Advertisement

Energy Efficiency

, Volume 7, Issue 5, pp 903–921 | Cite as

Modelling useful energy demand system as derived from basic needs in the household sector

  • Zahra A. Barkhordar
  • Yadollah SaboohiEmail author
Original Article

Abstract

Inter-fuel substitution in the household sector depends on whether their target energy use is similar or not. To account for the effect of end-use application on energy demand, the concept of useful energy is utilized in which energy carriers are grouped according to their end-use applications. Useful energy is assumed as a commodity demanded to satisfy needs. Therefore, it should possess certain characteristics in accordance with the nature of basic needs. These characteristics were investigated through a two-level budgeting system with demographic variables indicating rural and urban households of Iran. The model has been applied to estimate the behavioural parameters such as income and price elasticities of useful energy demand. The estimated values of income and own-price elasticity show that all categories of useful energy are necessities with a relatively inelastic demand. Among them, cooling and non-substitutable electricity has the highest income and own-price elasticity, while lighting and water heating are ranked as the most necessary types of useful energy due to their low-income elasticity. In addition, small values of cross price elasticities support the idea that different types of useful energy are almost independent. Therefore, the results confirm that useful energy demands could be considered as basic needs.

Keywords

Basic needs Useful energy Demand model Residential End-use energy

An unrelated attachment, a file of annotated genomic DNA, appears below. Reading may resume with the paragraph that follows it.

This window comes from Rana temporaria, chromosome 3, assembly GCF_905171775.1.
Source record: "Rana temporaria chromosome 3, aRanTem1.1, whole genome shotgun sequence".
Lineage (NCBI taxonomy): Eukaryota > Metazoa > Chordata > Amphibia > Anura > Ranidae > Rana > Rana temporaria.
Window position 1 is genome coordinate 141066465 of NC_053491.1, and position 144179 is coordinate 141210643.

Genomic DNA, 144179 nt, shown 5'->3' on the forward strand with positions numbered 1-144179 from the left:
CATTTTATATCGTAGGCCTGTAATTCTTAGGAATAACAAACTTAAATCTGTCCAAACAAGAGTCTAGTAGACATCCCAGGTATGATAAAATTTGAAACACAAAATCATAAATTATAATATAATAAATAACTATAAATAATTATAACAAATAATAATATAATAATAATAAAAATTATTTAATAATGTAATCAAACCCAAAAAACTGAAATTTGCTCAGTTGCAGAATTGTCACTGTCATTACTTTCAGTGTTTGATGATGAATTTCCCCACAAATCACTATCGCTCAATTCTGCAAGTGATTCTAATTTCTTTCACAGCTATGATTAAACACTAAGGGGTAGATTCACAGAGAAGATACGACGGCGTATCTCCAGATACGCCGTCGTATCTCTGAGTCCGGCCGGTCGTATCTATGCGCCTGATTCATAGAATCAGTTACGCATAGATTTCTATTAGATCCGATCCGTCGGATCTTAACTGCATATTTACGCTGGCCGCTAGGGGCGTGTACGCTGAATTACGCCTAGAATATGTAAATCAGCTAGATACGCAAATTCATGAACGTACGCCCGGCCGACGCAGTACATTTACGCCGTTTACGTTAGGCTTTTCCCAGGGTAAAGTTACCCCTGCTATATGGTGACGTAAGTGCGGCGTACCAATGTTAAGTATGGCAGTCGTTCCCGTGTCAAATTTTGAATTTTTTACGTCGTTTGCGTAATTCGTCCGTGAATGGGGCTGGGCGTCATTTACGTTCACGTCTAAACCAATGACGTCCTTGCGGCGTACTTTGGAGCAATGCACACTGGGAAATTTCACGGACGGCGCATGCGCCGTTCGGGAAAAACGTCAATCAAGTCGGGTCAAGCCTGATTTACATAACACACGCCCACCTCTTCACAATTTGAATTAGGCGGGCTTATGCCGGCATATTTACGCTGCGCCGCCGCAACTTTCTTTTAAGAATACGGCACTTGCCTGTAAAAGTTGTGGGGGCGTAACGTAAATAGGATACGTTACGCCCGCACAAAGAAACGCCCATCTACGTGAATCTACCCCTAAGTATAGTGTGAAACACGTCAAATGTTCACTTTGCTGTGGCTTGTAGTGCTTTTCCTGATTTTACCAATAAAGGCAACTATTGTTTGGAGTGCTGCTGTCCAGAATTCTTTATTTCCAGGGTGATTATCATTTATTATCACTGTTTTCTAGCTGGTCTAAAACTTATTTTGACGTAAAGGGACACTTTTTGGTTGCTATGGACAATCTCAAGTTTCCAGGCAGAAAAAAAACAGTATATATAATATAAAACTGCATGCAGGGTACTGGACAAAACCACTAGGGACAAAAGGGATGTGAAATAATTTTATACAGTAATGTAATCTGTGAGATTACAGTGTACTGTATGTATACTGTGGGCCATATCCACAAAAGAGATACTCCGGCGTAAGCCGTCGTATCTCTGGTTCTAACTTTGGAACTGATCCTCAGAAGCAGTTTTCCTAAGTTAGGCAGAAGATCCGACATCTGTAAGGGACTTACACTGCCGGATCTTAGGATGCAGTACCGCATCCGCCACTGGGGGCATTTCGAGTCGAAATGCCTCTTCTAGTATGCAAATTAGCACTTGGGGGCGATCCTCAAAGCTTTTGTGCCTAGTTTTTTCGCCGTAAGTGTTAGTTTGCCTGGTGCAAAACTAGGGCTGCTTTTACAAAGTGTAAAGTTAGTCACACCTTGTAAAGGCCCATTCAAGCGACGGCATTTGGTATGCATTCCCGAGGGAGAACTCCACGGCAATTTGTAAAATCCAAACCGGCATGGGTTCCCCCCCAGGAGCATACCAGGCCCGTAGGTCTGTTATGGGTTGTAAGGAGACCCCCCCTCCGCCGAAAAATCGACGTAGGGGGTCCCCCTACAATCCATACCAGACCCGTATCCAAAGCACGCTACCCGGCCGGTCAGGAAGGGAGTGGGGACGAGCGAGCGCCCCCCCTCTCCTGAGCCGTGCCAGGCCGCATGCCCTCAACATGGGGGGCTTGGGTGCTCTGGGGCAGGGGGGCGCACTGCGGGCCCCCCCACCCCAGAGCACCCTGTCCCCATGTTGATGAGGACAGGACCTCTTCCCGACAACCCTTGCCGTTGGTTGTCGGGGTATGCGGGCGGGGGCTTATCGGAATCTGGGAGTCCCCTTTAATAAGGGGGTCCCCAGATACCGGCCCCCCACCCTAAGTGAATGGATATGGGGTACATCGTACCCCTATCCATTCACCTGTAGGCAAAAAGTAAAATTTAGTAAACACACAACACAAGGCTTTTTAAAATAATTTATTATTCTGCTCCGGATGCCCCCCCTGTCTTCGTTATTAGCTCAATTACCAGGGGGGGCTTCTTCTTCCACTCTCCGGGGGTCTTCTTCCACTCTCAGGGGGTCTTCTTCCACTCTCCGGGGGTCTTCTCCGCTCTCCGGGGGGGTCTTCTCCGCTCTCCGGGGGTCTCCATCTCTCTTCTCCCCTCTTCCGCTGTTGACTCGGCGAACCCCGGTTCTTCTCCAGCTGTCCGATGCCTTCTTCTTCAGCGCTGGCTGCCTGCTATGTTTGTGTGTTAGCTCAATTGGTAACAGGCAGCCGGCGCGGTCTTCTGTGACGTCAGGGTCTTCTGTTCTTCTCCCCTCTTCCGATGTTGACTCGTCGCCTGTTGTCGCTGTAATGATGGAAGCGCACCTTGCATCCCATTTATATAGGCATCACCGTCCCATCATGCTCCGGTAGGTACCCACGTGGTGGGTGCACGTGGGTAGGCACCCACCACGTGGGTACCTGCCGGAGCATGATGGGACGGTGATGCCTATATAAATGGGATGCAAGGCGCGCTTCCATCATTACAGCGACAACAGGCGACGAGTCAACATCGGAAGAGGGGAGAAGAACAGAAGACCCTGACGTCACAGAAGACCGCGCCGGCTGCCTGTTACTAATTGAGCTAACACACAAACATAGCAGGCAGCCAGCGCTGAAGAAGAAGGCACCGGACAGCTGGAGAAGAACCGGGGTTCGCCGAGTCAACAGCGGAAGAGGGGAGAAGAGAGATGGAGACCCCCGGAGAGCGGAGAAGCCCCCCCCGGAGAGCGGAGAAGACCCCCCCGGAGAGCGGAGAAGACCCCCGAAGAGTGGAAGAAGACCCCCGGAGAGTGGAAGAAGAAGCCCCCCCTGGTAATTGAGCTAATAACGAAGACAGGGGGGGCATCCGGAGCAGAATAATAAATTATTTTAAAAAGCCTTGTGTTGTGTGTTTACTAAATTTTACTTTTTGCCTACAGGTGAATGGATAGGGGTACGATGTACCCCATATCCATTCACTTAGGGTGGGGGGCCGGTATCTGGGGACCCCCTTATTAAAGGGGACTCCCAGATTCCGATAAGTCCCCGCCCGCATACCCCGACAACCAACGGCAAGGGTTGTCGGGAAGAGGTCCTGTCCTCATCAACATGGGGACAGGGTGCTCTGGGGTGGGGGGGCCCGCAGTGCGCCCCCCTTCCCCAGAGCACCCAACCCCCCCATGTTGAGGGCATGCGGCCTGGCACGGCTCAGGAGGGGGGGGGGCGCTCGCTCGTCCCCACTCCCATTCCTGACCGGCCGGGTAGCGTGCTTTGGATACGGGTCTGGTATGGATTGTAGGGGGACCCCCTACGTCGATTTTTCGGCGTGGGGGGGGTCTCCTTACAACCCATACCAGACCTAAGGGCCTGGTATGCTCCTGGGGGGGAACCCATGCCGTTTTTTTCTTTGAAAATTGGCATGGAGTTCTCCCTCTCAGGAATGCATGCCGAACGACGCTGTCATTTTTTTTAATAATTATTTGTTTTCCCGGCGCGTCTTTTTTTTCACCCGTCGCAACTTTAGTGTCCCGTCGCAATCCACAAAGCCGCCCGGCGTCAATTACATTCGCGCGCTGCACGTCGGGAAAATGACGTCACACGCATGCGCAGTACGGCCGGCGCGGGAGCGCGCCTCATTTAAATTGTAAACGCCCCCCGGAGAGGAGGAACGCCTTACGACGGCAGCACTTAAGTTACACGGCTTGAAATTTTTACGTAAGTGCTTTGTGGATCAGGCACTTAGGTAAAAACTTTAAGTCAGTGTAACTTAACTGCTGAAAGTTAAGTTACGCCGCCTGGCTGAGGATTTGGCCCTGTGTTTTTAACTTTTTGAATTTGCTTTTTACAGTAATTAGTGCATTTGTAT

Nomenclature

Variables

E

Expenditure elasticity

L

Likelihood function

p

Commodity price

pe

Price of final energy

U

Utility

x

Final energy

y

Quantity variable of either household size or household’s living area

Z

Commodity

µ

Expenditure

Parameters

Av

Availability of appliance

Pavg

Average rate of energy consumption

PF

Average utilization time

α

Marginal budget share in LES

β

Subsistence bundle of commodities

ε

Useful energy availability

η

Energy efficiency of appliance

Subscripts

i

Counter on useful energy

j

Counter on final energy

k

Counter on appliance type

n

Household expenditure decile

o

Counter on household characteristic (household size or living area)

Superscripts

UD

Useful energy

EN

Final energy

Acronyms

AIDS

Almost ideal demand system

CES

Constant Elasticity of Substitution

LES

Linear Expenditure System

MAED

Model for Analysis of Energy Demand

QAIDS

Quadratic AIDS

References

  1. Anandarajah, G., Kesicki, F. (2010). Global climate change mitigation: what is the role of demand reduction. In: (Proceedings) 11th IAEE European Conference.Google Scholar
  2. Attfield, C. L. F. (2005). A time series aggregate demand model with demographic and income distribution indices. UK: University of Bristol.Google Scholar
  3. Barnett, W. A., & Serletis, A. (2008). Consumer preferences and demand systems. Journal of Econometrics, 147, 210–224.CrossRefMathSciNetGoogle Scholar
  4. Barten, A. P. (1968). Maximum likelihood estimation of a complete system of demand equations. European Economic Review, 1, 7–73.CrossRefGoogle Scholar
  5. Becker, G. S. (1965). A theory of the allocation of time. The Economic Journal, 75(299), 493–517.CrossRefGoogle Scholar